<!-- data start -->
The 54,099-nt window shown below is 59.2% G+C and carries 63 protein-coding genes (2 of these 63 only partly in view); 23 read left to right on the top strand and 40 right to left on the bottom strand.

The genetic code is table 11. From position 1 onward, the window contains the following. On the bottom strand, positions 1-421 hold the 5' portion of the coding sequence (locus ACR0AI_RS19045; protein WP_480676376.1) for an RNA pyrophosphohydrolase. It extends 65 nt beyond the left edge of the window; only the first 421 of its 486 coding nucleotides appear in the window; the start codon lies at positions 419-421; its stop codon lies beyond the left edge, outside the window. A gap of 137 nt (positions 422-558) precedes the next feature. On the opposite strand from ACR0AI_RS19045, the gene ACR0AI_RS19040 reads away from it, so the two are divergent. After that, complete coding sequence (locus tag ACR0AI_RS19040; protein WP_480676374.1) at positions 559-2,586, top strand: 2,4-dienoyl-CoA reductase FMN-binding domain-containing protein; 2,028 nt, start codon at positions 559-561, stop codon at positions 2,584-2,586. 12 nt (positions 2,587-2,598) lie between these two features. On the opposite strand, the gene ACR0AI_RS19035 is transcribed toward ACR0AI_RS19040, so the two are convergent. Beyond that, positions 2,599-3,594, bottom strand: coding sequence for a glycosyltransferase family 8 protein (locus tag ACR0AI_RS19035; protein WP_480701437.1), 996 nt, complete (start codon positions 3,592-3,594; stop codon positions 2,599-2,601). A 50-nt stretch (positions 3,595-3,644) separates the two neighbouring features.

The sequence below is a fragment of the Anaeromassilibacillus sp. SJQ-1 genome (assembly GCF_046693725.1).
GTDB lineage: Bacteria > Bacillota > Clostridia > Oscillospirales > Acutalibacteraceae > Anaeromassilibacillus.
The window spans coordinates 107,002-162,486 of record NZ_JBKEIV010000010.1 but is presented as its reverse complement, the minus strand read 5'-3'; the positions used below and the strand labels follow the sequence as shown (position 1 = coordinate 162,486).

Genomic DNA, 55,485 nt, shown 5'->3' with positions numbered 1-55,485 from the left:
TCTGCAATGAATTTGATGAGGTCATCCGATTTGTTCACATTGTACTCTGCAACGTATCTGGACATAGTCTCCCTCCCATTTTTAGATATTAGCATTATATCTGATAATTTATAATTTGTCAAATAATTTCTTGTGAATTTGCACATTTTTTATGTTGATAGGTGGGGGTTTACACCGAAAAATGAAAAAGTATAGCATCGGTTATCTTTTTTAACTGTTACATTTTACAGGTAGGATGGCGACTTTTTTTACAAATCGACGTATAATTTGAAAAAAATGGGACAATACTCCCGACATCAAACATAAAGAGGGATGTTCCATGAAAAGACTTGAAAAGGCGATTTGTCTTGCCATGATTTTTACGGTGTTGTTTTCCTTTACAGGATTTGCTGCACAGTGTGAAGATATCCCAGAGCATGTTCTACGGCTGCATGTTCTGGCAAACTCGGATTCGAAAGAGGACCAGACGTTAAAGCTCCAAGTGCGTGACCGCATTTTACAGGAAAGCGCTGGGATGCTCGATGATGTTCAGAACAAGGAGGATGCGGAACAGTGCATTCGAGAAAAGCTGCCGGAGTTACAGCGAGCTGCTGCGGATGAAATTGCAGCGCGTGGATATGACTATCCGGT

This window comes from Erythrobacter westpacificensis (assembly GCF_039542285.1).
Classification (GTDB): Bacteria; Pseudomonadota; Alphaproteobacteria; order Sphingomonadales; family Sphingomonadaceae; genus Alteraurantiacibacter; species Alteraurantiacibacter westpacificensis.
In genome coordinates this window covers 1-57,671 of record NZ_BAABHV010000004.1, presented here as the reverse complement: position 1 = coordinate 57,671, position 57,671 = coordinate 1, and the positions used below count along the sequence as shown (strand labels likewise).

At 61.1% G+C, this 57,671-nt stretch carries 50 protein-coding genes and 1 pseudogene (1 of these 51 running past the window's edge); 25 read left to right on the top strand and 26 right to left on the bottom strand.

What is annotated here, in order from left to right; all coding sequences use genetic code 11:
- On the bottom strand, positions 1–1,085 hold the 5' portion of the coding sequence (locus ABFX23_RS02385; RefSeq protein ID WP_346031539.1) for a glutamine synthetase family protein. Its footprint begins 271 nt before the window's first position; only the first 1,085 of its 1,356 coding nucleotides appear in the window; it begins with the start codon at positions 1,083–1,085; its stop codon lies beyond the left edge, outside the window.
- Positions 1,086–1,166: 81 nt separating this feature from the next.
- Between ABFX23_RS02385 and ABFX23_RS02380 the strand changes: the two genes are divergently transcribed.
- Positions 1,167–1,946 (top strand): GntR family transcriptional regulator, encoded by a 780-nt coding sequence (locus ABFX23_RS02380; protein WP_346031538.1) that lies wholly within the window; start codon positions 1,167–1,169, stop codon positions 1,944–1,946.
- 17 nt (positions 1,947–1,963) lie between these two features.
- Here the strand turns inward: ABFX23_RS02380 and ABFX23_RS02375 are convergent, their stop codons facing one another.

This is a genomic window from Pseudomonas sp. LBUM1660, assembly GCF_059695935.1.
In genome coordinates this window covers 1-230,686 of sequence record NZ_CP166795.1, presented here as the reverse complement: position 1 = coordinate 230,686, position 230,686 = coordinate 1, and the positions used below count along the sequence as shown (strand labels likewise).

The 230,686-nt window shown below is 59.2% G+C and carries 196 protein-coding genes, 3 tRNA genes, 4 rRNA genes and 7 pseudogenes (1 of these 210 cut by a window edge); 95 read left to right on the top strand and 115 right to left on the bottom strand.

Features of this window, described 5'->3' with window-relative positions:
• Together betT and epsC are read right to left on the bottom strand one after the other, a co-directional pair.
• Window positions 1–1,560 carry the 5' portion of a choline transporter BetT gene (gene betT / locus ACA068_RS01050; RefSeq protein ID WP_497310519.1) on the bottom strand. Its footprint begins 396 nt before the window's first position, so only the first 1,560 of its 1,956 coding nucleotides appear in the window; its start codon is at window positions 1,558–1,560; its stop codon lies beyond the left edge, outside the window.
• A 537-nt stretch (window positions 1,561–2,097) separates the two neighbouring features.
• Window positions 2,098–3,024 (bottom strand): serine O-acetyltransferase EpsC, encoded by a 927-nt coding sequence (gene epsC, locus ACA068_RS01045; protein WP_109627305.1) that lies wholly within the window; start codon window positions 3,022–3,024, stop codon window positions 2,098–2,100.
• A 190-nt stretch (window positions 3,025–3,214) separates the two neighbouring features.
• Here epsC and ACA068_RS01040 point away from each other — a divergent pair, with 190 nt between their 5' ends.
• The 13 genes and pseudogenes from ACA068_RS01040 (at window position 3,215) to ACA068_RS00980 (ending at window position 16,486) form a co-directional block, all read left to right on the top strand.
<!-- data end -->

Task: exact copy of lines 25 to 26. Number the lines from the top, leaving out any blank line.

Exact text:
• A 537-nt stretch (window positions 1,561–2,097) separates the two neighbouring features.
• Window positions 2,098–3,024 (bottom strand): serine O-acetyltransferase EpsC, encoded by a 927-nt coding sequence (gene epsC, locus ACA068_RS01045; protein WP_109627305.1) that lies wholly within the window; start codon window positions 3,022–3,024, stop codon window positions 2,098–2,100.